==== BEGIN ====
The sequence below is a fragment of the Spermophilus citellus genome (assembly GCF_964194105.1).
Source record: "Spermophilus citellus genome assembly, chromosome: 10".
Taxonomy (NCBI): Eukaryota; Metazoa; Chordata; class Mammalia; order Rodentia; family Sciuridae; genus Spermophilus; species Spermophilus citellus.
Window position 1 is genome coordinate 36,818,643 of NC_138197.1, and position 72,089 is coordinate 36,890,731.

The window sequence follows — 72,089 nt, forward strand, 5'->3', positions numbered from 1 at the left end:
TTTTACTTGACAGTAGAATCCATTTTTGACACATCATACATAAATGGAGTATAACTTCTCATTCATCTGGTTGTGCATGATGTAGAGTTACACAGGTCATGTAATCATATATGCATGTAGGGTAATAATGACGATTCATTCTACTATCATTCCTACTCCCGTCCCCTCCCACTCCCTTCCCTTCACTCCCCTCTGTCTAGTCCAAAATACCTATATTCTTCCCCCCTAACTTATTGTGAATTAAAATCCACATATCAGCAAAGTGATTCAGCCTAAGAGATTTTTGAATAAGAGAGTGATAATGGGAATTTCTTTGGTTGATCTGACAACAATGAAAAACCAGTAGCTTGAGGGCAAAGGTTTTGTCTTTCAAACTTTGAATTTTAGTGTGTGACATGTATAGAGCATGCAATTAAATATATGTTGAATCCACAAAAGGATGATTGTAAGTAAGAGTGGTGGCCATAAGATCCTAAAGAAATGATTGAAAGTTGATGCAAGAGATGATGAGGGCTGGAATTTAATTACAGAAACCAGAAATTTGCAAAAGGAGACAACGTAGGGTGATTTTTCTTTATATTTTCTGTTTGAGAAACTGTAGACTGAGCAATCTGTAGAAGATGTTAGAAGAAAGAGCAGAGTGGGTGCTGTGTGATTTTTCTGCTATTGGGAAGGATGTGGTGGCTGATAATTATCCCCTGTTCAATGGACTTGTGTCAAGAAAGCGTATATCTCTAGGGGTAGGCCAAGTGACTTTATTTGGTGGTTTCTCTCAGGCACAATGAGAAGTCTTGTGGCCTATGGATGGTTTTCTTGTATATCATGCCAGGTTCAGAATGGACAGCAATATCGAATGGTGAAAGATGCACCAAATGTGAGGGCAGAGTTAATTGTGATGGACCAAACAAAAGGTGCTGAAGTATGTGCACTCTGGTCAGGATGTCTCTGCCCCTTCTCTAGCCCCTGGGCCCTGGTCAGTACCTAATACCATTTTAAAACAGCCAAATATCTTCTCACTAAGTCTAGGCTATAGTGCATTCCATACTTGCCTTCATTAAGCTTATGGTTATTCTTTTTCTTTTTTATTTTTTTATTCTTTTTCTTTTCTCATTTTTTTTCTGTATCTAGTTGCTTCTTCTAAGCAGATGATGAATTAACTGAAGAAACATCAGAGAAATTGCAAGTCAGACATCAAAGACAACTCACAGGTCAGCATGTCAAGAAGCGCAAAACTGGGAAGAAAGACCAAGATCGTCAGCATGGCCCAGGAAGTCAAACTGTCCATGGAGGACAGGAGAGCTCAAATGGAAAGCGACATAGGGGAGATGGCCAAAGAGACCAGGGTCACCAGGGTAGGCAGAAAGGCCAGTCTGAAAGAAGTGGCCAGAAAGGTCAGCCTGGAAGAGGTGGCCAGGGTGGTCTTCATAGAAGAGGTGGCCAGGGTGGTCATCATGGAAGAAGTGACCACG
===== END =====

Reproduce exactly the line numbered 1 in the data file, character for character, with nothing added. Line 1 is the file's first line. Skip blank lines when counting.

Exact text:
The sequence below is a fragment of the Spermophilus citellus genome (assembly GCF_964194105.1).